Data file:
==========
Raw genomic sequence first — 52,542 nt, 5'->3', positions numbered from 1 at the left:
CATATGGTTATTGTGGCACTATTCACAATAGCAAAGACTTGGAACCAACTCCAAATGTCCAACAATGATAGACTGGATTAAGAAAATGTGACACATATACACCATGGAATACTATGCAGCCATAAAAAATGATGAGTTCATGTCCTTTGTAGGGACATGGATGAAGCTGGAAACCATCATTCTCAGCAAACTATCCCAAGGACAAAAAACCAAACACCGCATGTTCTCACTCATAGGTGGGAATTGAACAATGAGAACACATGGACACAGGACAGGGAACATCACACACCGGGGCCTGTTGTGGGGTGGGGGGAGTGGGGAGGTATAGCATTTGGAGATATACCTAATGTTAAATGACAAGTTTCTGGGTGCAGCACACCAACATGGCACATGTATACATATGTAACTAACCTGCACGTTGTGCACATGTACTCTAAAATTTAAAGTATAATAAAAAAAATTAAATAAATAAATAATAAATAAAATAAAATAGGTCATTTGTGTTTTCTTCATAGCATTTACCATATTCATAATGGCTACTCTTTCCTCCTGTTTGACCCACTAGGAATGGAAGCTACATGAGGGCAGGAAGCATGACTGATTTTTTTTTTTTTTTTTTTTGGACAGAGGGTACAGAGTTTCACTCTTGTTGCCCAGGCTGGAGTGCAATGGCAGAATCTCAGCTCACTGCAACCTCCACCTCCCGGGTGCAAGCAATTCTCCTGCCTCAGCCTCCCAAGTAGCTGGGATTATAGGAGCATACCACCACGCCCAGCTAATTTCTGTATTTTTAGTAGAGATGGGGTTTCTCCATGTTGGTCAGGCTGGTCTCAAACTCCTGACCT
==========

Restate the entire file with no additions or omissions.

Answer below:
Raw genomic sequence first — 52,542 nt, 5'->3', positions numbered from 1 at the left:
CATATGGTTATTGTGGCACTATTCACAATAGCAAAGACTTGGAACCAACTCCAAATGTCCAACAATGATAGACTGGATTAAGAAAATGTGACACATATACACCATGGAATACTATGCAGCCATAAAAAATGATGAGTTCATGTCCTTTGTAGGGACATGGATGAAGCTGGAAACCATCATTCTCAGCAAACTATCCCAAGGACAAAAAACCAAACACCGCATGTTCTCACTCATAGGTGGGAATTGAACAATGAGAACACATGGACACAGGACAGGGAACATCACACACCGGGGCCTGTTGTGGGGTGGGGGGAGTGGGGAGGTATAGCATTTGGAGATATACCTAATGTTAAATGACAAGTTTCTGGGTGCAGCACACCAACATGGCACATGTATACATATGTAACTAACCTGCACGTTGTGCACATGTACTCTAAAATTTAAAGTATAATAAAAAAAATTAAATAAATAAATAATAAATAAAATAAAATAGGTCATTTGTGTTTTCTTCATAGCATTTACCATATTCATAATGGCTACTCTTTCCTCCTGTTTGACCCACTAGGAATGGAAGCTACATGAGGGCAGGAAGCATGACTGATTTTTTTTTTTTTTTTTTTTGGACAGAGGGTACAGAGTTTCACTCTTGTTGCCCAGGCTGGAGTGCAATGGCAGAATCTCAGCTCACTGCAACCTCCACCTCCCGGGTGCAAGCAATTCTCCTGCCTCAGCCTCCCAAGTAGCTGGGATTATAGGAGCATACCACCACGCCCAGCTAATTTCTGTATTTTTAGTAGAGATGGGGTTTCTCCATGTTGGTCAGGCTGGTCTCAAACTCCTGACCT